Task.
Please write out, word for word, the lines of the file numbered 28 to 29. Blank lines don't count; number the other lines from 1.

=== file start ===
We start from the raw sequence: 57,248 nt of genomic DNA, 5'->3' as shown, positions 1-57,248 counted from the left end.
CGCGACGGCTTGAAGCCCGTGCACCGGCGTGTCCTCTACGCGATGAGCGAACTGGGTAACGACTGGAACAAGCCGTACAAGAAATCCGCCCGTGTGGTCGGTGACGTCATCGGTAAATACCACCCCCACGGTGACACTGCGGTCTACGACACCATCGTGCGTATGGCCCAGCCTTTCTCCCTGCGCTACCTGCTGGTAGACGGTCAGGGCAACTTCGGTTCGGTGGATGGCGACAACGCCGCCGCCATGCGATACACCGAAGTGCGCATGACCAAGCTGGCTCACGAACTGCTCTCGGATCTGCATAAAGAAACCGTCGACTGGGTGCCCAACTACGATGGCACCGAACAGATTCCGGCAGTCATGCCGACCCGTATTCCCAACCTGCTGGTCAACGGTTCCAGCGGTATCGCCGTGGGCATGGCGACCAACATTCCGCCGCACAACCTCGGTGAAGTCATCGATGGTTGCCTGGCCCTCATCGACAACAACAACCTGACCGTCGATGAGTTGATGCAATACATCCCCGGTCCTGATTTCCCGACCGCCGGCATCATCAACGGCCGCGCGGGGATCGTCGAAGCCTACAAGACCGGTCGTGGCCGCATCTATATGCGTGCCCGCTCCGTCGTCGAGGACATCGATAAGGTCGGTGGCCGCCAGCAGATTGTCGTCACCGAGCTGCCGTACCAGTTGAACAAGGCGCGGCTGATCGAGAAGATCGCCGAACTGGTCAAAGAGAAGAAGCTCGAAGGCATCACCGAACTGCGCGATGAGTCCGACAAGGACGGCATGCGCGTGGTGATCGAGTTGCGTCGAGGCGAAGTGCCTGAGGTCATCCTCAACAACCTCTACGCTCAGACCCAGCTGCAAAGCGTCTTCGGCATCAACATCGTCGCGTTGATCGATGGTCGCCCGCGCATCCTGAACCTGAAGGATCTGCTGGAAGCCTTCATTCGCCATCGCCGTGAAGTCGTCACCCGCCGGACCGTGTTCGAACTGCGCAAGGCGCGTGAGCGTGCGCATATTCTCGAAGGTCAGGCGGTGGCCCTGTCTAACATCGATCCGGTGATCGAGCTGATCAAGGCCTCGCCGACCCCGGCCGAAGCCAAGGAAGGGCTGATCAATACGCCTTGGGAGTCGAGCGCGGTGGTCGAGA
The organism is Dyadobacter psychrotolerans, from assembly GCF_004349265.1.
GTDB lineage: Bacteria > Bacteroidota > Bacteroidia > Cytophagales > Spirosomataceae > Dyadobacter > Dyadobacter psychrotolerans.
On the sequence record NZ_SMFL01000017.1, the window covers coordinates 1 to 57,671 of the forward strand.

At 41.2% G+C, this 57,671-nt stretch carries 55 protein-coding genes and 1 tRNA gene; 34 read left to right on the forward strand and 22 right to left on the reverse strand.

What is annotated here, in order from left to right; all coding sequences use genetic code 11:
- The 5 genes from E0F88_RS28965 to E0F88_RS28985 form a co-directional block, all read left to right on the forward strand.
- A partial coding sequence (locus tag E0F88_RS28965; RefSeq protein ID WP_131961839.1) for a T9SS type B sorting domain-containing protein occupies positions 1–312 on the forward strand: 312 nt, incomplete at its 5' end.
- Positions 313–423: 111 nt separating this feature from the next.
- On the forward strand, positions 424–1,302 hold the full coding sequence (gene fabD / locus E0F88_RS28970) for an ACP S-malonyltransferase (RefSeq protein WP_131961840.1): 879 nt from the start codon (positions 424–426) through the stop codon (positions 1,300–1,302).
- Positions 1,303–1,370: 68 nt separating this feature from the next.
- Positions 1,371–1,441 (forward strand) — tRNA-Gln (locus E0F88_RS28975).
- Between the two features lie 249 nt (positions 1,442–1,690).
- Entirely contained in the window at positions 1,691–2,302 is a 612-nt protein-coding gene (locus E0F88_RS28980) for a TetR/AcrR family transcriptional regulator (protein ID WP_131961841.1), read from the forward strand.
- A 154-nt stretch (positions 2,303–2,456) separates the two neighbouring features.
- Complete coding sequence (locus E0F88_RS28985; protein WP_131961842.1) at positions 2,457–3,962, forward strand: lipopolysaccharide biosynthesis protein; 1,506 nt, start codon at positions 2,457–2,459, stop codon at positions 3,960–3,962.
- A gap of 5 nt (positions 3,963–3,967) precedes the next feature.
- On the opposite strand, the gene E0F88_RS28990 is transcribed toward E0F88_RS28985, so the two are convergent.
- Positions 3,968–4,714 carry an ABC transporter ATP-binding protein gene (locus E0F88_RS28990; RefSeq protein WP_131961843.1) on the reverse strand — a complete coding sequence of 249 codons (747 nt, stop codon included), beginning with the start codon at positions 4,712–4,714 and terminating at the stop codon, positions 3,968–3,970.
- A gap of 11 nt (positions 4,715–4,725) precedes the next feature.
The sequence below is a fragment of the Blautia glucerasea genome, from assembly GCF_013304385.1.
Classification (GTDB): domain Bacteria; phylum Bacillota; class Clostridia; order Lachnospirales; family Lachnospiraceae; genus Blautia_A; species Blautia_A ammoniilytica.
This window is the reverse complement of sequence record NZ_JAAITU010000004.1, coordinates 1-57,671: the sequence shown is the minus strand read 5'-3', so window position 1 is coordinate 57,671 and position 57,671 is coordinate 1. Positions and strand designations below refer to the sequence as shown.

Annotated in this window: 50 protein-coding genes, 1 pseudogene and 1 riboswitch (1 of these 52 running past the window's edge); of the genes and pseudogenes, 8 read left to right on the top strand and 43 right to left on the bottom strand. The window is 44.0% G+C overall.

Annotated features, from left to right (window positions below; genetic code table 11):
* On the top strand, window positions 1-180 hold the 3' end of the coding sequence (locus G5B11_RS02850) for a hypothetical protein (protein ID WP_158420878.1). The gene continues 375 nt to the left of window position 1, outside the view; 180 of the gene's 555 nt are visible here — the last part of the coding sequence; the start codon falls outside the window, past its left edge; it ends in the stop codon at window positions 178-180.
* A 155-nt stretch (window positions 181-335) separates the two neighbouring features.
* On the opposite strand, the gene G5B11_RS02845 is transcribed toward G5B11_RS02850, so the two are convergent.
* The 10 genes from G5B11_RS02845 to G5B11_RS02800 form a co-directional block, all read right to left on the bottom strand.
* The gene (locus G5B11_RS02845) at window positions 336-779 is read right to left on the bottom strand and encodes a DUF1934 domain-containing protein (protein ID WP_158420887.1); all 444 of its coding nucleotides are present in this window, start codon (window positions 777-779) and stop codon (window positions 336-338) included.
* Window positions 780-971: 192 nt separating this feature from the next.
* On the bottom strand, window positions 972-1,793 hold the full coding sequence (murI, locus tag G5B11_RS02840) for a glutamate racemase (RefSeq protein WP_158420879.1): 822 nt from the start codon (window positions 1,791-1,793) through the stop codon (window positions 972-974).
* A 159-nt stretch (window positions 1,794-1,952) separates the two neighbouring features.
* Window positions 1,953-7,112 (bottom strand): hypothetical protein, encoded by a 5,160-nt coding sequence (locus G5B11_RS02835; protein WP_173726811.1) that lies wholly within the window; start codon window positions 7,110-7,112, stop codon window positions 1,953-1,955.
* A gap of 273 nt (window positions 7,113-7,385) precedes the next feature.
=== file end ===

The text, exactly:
* A 155-nt stretch (window positions 181-335) separates the two neighbouring features.
* On the opposite strand, the gene G5B11_RS02845 is transcribed toward G5B11_RS02850, so the two are convergent.